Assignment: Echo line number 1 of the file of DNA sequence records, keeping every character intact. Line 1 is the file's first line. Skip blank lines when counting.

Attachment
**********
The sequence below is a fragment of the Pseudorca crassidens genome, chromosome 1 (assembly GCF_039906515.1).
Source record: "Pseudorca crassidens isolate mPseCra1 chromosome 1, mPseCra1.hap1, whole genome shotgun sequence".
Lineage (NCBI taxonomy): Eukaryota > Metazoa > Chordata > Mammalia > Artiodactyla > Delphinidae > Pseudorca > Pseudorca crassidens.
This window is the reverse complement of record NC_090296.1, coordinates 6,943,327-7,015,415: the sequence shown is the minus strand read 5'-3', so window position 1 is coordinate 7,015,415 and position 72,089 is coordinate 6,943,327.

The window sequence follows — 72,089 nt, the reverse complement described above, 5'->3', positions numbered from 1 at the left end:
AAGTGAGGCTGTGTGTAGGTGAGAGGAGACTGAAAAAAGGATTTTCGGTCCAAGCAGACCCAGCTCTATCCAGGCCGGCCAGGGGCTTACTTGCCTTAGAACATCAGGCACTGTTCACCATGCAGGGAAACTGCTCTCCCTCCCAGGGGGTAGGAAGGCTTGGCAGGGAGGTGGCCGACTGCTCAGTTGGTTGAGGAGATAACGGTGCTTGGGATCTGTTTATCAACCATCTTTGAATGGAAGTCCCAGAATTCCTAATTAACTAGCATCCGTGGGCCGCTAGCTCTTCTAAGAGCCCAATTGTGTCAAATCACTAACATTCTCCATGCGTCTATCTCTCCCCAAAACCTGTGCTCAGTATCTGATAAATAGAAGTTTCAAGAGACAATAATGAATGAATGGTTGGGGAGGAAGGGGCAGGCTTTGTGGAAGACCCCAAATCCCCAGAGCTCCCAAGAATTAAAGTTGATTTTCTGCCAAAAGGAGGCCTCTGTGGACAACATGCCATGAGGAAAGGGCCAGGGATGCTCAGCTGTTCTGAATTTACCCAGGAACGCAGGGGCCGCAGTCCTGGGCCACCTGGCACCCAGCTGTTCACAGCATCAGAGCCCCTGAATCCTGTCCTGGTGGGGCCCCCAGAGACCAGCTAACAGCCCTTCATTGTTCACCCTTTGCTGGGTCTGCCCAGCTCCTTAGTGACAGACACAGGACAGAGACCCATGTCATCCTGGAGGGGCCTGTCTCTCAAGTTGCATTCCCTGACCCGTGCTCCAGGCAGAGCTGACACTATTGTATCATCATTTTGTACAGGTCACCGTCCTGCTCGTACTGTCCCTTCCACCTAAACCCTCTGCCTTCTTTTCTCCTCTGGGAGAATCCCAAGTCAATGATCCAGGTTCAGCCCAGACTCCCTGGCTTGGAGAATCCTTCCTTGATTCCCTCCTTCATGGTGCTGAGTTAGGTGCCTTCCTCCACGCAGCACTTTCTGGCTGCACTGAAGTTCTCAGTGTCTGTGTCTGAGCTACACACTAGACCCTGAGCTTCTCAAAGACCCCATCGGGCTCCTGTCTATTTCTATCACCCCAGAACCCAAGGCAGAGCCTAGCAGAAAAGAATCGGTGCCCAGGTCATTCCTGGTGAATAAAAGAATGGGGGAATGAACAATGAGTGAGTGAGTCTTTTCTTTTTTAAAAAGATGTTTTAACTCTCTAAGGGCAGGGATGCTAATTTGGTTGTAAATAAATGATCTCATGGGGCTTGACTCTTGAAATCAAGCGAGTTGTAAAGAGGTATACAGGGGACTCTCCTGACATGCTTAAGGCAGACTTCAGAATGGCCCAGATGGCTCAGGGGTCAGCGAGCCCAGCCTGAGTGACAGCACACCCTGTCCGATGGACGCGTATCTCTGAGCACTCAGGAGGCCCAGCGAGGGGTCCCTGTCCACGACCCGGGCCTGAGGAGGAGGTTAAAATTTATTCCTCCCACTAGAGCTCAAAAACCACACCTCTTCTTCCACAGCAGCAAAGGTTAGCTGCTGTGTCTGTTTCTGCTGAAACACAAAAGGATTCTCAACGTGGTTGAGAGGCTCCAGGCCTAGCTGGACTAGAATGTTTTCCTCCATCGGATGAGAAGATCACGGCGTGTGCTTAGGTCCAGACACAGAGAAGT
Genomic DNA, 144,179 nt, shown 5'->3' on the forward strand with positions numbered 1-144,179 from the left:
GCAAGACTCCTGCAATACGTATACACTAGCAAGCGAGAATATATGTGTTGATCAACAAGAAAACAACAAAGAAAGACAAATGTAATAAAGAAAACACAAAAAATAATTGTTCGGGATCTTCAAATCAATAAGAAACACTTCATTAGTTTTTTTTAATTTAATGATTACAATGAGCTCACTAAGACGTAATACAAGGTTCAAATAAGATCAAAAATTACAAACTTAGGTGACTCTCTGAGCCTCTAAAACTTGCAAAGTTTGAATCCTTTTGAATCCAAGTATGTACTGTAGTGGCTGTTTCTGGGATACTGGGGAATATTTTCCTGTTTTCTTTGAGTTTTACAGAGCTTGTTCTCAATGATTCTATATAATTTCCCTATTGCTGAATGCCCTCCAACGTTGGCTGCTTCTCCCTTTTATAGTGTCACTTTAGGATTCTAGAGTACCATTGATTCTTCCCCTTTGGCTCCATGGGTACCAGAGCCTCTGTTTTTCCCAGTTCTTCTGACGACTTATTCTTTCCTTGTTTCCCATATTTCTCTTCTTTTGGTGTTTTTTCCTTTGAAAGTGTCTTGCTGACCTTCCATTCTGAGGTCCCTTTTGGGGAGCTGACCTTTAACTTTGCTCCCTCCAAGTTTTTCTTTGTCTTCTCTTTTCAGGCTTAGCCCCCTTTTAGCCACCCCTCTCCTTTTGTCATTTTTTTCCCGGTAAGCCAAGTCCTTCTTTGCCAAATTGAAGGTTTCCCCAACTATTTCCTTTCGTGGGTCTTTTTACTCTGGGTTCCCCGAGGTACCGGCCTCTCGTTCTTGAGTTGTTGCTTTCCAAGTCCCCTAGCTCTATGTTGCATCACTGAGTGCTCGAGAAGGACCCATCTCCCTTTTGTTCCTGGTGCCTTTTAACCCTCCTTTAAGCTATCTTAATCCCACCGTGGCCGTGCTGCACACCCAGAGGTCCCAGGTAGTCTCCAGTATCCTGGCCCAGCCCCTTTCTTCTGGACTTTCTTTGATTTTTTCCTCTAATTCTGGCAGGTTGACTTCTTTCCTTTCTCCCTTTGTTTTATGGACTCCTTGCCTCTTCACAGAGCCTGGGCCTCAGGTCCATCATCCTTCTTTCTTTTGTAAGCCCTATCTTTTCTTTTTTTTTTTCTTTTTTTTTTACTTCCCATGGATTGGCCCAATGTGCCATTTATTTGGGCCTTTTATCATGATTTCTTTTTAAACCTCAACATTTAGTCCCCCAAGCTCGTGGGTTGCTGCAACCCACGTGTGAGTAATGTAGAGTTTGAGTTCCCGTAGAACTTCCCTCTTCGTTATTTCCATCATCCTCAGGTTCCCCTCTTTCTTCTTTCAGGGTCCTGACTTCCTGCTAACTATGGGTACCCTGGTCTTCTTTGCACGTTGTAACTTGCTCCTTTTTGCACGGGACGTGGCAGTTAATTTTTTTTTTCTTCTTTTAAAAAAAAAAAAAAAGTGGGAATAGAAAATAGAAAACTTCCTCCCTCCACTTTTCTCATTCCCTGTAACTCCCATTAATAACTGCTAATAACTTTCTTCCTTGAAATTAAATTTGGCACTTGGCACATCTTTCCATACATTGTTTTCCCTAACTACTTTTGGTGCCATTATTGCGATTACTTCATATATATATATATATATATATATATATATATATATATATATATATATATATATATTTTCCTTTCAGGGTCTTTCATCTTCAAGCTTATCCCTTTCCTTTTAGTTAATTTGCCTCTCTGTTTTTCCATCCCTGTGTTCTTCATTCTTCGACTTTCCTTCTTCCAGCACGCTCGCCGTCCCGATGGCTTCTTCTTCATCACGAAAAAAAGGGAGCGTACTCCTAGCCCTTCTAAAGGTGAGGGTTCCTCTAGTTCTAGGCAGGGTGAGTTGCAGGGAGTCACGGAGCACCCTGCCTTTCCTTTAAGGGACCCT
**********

The sequence below is a fragment of the Pseudorca crassidens genome, chromosome 1 (assembly GCF_039906515.1).